Form – how to understand it
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Form – definition
Form is a term which refers to the recognisable shape of a text or a speech act.
This shape may be either physical or abstract.
The term ‘form’ is used in linguistics and in literary criticism as a technical term.
It is used when considering the shape, the construction, or the type of speech or writing.
An awareness of form can help to produce more efficient communication.
Keeping the ‘shape’ of writing in mind helps to clarify the type of end product required.
NB! An appreciation of form is developed via practice and experience.
Form is an important part of stylistic analysis – together with audience and function.
When studying a text we first try to identify its form. What type of writing is it? (Is it a letter, an advertisement, a timetable, or a novel?)
Then we might ask ‘To whom is it addressed?’ [audience] and ‘What is it doing?’ [function].
When thinking of linguistic or literary form, it’s sometimes useful to think in terms of material shape. For instance, a table is usually a rectangular horizontal surface supported by legs at each corner. That is the form of a table.
Similarly, a piece of writing which begins with a postal address and the words ‘Dear Sir’, then ends with ‘Yours sincerely’ – is likely to be a letter. This is the form taken by most letters.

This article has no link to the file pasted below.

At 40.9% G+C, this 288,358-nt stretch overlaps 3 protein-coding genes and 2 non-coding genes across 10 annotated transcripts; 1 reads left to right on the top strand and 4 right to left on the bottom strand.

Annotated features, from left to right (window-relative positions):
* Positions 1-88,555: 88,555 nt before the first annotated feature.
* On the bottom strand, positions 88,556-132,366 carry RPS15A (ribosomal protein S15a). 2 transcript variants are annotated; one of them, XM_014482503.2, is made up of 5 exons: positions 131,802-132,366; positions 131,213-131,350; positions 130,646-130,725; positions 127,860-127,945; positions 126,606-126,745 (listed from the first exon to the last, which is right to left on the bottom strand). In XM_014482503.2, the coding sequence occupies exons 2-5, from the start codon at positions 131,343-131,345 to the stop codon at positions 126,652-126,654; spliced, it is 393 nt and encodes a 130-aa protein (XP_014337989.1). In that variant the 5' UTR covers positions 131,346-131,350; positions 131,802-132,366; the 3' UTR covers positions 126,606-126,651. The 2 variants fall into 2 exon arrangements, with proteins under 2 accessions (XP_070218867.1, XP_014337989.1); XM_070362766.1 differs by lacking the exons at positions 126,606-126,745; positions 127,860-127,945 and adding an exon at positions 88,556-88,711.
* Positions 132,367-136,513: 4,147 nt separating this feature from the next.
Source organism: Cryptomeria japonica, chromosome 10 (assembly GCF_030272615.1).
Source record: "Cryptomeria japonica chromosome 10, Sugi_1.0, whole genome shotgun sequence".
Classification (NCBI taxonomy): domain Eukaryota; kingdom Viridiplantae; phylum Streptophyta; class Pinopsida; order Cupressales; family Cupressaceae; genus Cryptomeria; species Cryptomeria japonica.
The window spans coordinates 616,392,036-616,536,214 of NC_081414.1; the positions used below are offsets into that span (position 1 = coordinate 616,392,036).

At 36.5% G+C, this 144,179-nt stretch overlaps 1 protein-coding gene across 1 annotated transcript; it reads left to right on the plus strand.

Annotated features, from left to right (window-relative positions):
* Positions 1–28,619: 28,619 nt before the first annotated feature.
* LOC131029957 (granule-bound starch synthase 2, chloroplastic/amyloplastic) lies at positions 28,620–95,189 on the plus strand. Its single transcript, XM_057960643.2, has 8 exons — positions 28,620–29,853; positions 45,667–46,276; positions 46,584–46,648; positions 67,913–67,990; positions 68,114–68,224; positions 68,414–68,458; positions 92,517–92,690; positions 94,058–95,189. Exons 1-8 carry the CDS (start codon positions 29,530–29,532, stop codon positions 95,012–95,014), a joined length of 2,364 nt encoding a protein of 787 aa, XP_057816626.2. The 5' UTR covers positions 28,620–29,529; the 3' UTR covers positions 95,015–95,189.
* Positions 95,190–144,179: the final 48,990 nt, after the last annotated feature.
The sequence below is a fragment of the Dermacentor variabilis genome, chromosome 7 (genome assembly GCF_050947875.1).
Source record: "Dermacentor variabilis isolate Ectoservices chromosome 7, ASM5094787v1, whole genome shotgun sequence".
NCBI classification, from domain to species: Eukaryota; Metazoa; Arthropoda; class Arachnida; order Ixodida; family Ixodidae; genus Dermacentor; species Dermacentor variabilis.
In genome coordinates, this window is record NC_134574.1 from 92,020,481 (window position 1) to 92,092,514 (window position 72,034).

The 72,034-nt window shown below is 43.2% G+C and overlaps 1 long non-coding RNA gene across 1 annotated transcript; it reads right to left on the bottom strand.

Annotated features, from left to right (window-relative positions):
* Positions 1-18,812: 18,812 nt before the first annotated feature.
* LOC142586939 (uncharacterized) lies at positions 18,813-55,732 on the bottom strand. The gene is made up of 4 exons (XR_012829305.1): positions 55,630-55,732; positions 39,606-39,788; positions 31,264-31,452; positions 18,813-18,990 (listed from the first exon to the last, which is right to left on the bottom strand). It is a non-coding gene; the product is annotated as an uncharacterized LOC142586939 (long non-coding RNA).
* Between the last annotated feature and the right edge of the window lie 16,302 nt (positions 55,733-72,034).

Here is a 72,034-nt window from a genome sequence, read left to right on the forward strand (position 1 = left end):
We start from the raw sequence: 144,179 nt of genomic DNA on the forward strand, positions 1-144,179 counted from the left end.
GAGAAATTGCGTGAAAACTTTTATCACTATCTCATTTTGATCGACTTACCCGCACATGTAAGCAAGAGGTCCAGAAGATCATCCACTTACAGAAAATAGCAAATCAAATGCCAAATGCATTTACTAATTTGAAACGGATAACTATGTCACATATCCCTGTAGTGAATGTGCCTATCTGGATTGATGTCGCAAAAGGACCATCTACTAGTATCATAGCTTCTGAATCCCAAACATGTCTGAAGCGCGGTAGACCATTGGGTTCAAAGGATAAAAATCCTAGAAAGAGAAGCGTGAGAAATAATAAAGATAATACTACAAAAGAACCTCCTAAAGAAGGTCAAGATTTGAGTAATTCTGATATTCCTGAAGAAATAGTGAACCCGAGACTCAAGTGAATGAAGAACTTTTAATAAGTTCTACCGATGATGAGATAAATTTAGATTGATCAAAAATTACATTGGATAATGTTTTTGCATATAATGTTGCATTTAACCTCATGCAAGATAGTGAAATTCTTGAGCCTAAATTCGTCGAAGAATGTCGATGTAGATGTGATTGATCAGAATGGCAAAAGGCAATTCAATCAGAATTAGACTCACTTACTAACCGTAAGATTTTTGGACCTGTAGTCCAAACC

It is possible for one form to contain another or several other forms. For example, a novel may contain a letter or a poem. A sermon may contain an anecdote.
Most poems have a form, but this varies a great deal. The sonnet is in part defined by its form which is the number of lines and the rhyme scheme.
Form in speech may be signaled by recognizable phrases, tone of voice, or choice of vocabulary.
For instance, ‘The train now standing in platform ten…’ would be recognised by most people as the start of a railway announcement.
Similarly, ‘O Lord, we beseech thee to …’ would easily be identified as the start of a prayer.
If someone says ‘My grandfather always told me that …’ we know that they are probably going to offer moral advice – a piece of homespun wisdom.
Beware! The term ‘formal’ has widened in its application to mean ‘serious’ — just as ‘informal’ has also extended its meaning to encompass notions of friendliness.
For instance, the greeting ‘Hi there!’ might be described by most people as informal. However, because it is part of a recognised verbal ritual, in linguistic terms [strictly speaking] it is ‘formal’ because it has a fixed shape.
The two terms, ‘formal’ and ‘informal’ therefore need to be used accurately when applied to linguistic or literary analysis.
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© Roy Johnson 2003
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